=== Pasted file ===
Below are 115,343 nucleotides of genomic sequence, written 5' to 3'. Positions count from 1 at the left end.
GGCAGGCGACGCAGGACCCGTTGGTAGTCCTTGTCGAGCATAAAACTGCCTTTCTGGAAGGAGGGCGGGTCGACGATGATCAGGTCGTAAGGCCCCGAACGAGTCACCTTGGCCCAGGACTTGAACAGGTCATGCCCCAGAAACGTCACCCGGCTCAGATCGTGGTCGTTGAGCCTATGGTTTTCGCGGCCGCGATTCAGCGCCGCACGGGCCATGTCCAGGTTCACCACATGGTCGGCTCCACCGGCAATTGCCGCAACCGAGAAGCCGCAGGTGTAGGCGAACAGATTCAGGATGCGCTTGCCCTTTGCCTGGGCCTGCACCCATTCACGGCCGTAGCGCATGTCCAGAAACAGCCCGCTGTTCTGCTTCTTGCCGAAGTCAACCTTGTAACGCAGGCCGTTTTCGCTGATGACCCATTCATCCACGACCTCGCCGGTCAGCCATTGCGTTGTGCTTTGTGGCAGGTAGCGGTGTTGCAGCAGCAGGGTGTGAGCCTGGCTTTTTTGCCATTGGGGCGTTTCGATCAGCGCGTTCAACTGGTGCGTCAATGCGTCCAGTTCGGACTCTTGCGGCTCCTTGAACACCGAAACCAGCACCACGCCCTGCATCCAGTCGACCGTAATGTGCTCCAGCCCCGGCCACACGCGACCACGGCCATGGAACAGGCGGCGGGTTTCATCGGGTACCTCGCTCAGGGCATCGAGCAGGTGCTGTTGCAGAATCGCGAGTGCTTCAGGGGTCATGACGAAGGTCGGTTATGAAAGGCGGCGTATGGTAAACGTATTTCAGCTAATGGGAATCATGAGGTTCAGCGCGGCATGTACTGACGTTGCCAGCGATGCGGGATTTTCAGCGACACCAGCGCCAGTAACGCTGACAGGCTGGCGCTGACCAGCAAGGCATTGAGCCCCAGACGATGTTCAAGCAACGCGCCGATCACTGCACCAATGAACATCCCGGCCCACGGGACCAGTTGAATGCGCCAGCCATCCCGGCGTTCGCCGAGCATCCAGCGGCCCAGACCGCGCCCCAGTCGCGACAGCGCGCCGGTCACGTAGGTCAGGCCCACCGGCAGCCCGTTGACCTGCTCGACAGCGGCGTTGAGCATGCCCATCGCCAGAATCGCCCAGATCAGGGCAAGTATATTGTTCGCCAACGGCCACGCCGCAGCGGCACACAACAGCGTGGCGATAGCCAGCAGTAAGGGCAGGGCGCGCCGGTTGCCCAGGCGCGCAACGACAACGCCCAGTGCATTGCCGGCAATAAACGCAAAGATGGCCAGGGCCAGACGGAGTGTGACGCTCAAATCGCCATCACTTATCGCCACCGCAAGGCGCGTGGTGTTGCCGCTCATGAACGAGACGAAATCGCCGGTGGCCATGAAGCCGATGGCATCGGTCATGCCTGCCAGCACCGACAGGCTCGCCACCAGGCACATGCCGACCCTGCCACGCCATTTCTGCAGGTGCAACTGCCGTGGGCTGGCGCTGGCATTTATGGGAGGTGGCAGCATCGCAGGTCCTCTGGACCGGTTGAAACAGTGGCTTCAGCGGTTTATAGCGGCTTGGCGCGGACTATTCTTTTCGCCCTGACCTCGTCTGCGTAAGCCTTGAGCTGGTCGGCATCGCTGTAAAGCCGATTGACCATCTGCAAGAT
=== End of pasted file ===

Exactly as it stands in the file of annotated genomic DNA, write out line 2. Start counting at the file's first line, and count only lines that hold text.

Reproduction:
GGCAGGCGACGCAGGACCCGTTGGTAGTCCTTGTCGAGCATAAAACTGCCTTTCTGGAAGGAGGGCGGGTCGACGATGATCAGGTCGTAAGGCCCCGAACGAGTCACCTTGGCCCAGGACTTGAACAGGTCATGCCCCAGAAACGTCACCCGGCTCAGATCGTGGTCGTTGAGCCTATGGTTTTCGCGGCCGCGATTCAGCGCCGCACGGGCCATGTCCAGGTTCACCACATGGTCGGCTCCACCGGCAATTGCCGCAACCGAGAAGCCGCAGGTGTAGGCGAACAGATTCAGGATGCGCTTGCCCTTTGCCTGGGCCTGCACCCATTCACGGCCGTAGCGCATGTCCAGAAACAGCCCGCTGTTCTGCTTCTTGCCGAAGTCAACCTTGTAACGCAGGCCGTTTTCGCTGATGACCCATTCATCCACGACCTCGCCGGTCAGCCATTGCGTTGTGCTTTGTGGCAGGTAGCGGTGTTGCAGCAGCAGGGTGTGAGCCTGGCTTTTTTGCCATTGGGGCGTTTCGATCAGCGCGTTCAACTGGTGCGTCAATGCGTCCAGTTCGGACTCTTGCGGCTCCTTGAACACCGAAACCAGCACCACGCCCTGCATCCAGTCGACCGTAATGTGCTCCAGCCCCGGCCACACGCGACCACGGCCATGGAACAGGCGGCGGGTTTCATCGGGTACCTCGCTCAGGGCATCGAGCAGGTGCTGTTGCAGAATCGCGAGTGCTTCAGGGGTCATGACGAAGGTCGGTTATGAAAGGCGGCGTATGGTAAACGTATTTCAGCTAATGGGAATCATGAGGTTCAGCGCGGCATGTACTGACGTTGCCAGCGATGCGGGATTTTCAGCGACACCAGCGCCAGTAACGCTGACAGGCTGGCGCTGACCAGCAAGGCATTGAGCCCCAGACGATGTTCAAGCAACGCGCCGATCACTGCACCAATGAACATCCCGGCCCACGGGACCAGTTGAATGCGCCAGCCATCCCGGCGTTCGCCGAGCATCCAGCGGCCCAGACCGCGCCCCAGTCGCGACAGCGCGCCGGTCACGTAGGTCAGGCCCACCGGCAGCCCGTTGACCTGCTCGACAGCGGCGTTGAGCATGCCCATCGCCAGAATCGCCCAGATCAGGGCAAGTATATTGTTCGCCAACGGCCACGCCGCAGCGGCACACAACAGCGTGGCGATAGCCAGCAGTAAGGGCAGGGCGCGCCGGTTGCCCAGGCGCGCAACGACAACGCCCAGTGCATTGCCGGCAATAAACGCAAAGATGGCCAGGGCCAGACGGAGTGTGACGCTCAAATCGCCATCACTTATCGCCACCGCAAGGCGCGTGGTGTTGCCGCTCATGAACGAGACGAAATCGCCGGTGGCCATGAAGCCGATGGCATCGGTCATGCCTGCCAGCACCGACAGGCTCGCCACCAGGCACATGCCGACCCTGCCACGCCATTTCTGCAGGTGCAACTGCCGTGGGCTGGCGCTGGCATTTATGGGAGGTGGCAGCATCGCAGGTCCTCTGGACCGGTTGAAACAGTGGCTTCAGCGGTTTATAGCGGCTTGGCGCGGACTATTCTTTTCGCCCTGACCTCGTCTGCGTAAGCCTTGAGCTGGTCGGCATCGCTGTAAAGCCGATTGACCATCTGCAAGAT